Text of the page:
Bill to serve up options

While liquor plan may bring chain restaurants, some fear it would hurt smaller operations


More onions will bloom in Anne Arundel County.

Outback Steakhouse Inc., which serves "Bloomin' Onions," thick steaks and Australia-themed foods in its chain of restaurants, and other major restaurant chains are most likely to benefit from a bill that passed this week that would increase the number of liquor licenses that an owner can hold from two to six.

The measure, which passed on the final day of the 90-day General Assembly session, also stipulates that at least two of the restaurants must be in specified commercial districts or community revitalization zones.

Although small-restaurant owners express fears that more Applebee's and T.G.I. Friday's will push family operations out of business, county leaders say more restaurants will spur economic growth while spicing up Saturday nights.

"The bill will allow more choice and diversity of restaurants in our growth areas," said County Executive Janet S. Owens. "People in Maryland City, Odenton and up by BWI are always telling me that they need more restaurants."

Aaron Greenfield, president and chief executive of the county's economic development arm, said, "Demand for restaurants far exceeds supply."

National restaurant chains have long eyed expanding in the county but were prevented by the licensing restrictions, said Sushant Sidh, county government relations officer.

The Outback chain, which has five restaurants in the county under different owners, is set to open four more restaurants under the new regulations, Sidh said.

The new guidelines will attract restaurant chains to depressed areas in the northern part of the county and growing neighborhoods in the western part of the county, Sidh said.

"People want to be able to shop, eat and live all in one area," said Del. Mary Ann Love, the chair of the county's legislative delegation who introduced the state bill. Restaurants are needed to fill town centers under construction in areas such as Odenton, Parole and Glen Burnie, said Love, a Democrat.

Restrictions on liquor licenses, which Love described as the most stringent in the state, date from the Prohibition era. Similar measures to increase the number of licenses issued had failed, Love said, but renewed construction on the town centers spurred interest in the legislation this year. All 20 members of the county delegation supported the bill, which will become law if signed by Gov. Robert L. Ehrlich Jr.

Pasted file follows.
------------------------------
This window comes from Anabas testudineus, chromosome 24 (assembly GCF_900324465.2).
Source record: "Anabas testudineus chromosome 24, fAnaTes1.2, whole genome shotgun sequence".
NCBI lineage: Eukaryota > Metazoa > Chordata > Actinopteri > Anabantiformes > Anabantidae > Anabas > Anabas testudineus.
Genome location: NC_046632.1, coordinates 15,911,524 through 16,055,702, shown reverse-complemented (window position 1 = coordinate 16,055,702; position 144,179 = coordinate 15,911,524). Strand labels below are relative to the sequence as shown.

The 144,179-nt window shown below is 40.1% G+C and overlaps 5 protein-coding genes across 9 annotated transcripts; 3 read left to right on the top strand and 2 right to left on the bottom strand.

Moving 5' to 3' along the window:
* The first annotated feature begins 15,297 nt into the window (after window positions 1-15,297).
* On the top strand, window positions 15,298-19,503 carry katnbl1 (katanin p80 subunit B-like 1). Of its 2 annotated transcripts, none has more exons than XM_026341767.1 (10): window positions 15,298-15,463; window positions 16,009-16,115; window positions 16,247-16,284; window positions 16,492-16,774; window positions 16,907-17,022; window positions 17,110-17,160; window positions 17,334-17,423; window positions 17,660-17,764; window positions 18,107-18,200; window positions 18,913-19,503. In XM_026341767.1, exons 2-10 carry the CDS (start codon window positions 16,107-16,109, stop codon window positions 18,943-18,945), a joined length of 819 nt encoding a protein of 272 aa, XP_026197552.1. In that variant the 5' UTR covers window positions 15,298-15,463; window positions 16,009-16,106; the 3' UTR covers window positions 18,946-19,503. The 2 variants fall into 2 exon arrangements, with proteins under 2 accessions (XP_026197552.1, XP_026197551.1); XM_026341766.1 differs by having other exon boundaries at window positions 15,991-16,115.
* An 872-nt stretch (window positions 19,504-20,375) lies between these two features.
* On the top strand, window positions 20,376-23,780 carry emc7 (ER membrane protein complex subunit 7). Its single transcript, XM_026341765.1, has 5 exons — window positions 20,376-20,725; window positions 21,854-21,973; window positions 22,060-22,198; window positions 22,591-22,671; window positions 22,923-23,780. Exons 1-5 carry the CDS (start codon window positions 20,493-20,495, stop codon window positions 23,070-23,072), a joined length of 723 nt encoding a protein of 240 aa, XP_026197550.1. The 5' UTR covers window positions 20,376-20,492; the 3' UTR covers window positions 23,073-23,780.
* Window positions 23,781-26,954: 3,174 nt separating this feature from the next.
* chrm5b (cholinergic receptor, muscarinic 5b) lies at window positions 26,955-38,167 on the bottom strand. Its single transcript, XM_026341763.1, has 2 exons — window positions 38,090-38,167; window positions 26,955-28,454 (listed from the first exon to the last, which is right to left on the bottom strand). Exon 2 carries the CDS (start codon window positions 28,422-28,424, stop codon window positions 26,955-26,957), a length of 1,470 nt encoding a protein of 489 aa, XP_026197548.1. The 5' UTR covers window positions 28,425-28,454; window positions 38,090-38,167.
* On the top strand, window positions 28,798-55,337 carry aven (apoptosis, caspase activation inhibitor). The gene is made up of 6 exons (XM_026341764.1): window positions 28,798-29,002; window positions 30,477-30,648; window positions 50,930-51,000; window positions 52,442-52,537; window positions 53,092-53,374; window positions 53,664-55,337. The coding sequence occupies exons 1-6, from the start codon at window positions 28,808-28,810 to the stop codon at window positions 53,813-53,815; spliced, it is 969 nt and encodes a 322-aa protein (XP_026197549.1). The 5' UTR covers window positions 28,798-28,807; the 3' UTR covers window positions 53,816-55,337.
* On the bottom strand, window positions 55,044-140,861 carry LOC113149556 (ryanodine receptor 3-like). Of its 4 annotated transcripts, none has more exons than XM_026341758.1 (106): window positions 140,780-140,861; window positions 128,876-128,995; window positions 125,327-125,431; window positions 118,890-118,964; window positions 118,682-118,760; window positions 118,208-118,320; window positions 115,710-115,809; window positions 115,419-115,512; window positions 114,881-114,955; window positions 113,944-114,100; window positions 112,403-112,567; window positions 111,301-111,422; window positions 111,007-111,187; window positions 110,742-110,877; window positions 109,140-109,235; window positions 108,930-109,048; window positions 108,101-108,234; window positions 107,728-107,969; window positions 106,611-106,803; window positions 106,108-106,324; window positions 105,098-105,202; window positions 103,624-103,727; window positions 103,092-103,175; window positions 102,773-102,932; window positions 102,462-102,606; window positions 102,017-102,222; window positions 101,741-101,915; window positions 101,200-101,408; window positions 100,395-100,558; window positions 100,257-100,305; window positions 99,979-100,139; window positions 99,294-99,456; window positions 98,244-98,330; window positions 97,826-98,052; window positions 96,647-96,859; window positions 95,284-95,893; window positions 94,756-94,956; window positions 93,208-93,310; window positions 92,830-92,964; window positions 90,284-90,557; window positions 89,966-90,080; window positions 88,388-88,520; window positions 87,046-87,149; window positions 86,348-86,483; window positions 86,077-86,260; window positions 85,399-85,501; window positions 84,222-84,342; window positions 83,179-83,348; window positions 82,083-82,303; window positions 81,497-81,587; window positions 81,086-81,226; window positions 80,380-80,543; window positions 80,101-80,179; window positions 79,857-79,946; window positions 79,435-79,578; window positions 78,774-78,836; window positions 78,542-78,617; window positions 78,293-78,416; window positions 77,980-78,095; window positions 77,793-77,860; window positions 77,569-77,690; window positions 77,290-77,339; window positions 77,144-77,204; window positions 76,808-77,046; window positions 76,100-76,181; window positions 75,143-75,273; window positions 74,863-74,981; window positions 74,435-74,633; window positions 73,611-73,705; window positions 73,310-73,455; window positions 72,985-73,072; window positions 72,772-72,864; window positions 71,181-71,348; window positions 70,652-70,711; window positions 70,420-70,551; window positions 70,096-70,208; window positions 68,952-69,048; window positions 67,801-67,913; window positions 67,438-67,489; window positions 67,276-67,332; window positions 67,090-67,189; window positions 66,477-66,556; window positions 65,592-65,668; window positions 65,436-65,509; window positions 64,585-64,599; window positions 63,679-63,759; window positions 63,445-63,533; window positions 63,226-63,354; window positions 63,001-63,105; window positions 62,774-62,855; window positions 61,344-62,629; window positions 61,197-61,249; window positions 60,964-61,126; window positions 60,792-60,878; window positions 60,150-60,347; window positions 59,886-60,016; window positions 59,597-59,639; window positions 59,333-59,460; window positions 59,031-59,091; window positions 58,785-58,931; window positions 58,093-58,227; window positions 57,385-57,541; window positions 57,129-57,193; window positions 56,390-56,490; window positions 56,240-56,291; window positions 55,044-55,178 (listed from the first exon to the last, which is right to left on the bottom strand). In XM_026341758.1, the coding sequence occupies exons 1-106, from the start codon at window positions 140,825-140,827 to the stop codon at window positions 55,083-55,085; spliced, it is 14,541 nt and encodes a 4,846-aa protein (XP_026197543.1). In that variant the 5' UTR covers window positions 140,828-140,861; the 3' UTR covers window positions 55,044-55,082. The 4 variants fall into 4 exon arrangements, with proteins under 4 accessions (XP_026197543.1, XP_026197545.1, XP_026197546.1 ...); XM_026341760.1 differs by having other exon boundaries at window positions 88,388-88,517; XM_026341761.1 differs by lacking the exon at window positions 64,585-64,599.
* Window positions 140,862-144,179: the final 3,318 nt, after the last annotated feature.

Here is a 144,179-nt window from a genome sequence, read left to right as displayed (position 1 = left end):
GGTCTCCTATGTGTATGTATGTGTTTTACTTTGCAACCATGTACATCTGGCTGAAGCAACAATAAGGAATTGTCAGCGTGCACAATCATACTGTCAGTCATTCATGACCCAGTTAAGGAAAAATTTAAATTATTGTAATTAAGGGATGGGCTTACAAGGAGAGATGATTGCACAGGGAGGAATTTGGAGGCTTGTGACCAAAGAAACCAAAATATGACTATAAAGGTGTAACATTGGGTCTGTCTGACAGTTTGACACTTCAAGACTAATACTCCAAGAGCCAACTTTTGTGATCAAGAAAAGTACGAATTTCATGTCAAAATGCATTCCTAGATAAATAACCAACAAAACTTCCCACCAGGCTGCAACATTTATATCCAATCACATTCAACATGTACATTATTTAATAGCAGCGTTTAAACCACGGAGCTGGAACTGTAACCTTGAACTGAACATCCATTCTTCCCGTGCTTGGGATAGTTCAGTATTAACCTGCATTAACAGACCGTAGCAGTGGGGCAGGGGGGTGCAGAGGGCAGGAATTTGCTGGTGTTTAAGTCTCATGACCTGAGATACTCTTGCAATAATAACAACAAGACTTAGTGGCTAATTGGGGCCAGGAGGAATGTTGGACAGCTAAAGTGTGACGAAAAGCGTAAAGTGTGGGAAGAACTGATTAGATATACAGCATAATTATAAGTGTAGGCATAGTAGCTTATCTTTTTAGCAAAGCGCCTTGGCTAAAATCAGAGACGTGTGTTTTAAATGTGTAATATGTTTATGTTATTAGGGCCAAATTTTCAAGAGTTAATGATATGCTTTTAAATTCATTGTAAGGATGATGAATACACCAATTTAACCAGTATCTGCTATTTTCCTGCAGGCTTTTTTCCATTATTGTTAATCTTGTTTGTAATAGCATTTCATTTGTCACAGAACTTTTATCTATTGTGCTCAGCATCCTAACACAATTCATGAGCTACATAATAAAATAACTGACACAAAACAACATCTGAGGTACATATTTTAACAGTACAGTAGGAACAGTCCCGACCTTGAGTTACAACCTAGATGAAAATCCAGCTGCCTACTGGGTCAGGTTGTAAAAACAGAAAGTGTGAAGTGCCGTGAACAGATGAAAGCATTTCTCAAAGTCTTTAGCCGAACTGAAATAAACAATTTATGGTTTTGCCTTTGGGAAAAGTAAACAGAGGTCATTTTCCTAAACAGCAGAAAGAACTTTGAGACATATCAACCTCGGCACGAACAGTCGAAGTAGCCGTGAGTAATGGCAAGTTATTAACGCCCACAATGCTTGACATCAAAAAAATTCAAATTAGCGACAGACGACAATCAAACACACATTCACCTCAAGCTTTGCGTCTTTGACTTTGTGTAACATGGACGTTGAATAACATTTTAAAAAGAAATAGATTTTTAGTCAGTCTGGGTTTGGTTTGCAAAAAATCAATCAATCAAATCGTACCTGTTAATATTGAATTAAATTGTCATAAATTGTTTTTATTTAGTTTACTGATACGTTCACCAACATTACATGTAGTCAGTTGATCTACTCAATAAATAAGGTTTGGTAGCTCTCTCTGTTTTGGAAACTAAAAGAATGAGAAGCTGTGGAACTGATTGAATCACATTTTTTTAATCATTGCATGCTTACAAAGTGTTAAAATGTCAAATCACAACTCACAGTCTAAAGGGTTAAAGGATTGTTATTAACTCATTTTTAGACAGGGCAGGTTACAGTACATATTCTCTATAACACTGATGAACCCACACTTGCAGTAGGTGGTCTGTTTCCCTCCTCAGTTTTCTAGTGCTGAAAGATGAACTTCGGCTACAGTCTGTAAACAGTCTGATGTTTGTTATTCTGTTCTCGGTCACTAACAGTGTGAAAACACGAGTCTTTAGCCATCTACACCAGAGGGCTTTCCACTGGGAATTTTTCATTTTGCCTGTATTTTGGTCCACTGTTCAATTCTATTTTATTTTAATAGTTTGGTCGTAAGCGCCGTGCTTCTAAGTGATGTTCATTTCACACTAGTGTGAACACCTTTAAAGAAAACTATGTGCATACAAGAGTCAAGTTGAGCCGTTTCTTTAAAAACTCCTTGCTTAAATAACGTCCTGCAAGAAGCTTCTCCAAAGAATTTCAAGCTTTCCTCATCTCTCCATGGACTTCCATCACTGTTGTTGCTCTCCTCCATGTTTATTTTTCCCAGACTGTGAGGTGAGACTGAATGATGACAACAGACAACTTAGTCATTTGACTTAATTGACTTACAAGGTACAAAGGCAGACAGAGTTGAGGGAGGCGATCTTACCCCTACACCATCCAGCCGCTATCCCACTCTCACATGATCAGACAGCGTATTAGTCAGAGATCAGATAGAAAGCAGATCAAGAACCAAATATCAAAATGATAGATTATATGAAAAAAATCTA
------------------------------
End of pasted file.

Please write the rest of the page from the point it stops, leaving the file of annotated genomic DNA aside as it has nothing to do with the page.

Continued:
According to the new bill, an owner applying for a second liquor license must agree to open the restaurant in one of the following areas:

The Annapolis Towne Centre at Parole;

The proposed Odenton Town Center;

The area surrounding Baltimore-Washington International Thurgood Marshall Airport;

The Glen Burnie renewal area;

The Route 198 corridor, from Route 32 to the Prince George's County border in Laurel;

A designated community revitalization area;

Other locations in Severn, Edgewater, Mayo and Pasadena; or

A shopping center of at least 1 million square feet.

A third restaurant must also be located in one of the specified areas, although a fourth could be located anywhere in the county. A fifth and sixth restaurant could also be located anywhere in the county as long as the owner maintains a restaurant in a community revitalization area.

An individual or group can directly own four of the restaurants. Two additional licenses will be granted if the ownership is indirect, such as through a franchise, licensing or concession agreement or a shared name, profits or stockholders.

Owners of small restaurants worry that they won't be able to compete with the big chains under the new licensing guidelines.

"We're kind of hometown people," said Robert Snyder, owner and operator Snyder's of Severna Park. His brother, Vernon Snyder Sr., runs Snyder's at Willow Grove, which was founded by their father, George "Bumps" Snyder, in 1935.

"We like this county," Snyder said. "But they make it kind of hard to do business sometimes. When an Outback opens up next to you, it hurts the mom-and-pop people, the ones that are just getting by."

The Anne Arundel County Licensed Beverage Association, which represents both large and small restaurants, had helped defeat similar bills in the past. But the association's president, Chuck Ferrar, supported the measure this year, Sidh said.

The association and Ferrar did not return phone calls seeking comment yesterday.

Small restaurant owners should not feel threatened, Owens said. She's confident that county residents will be pleased with the new options.

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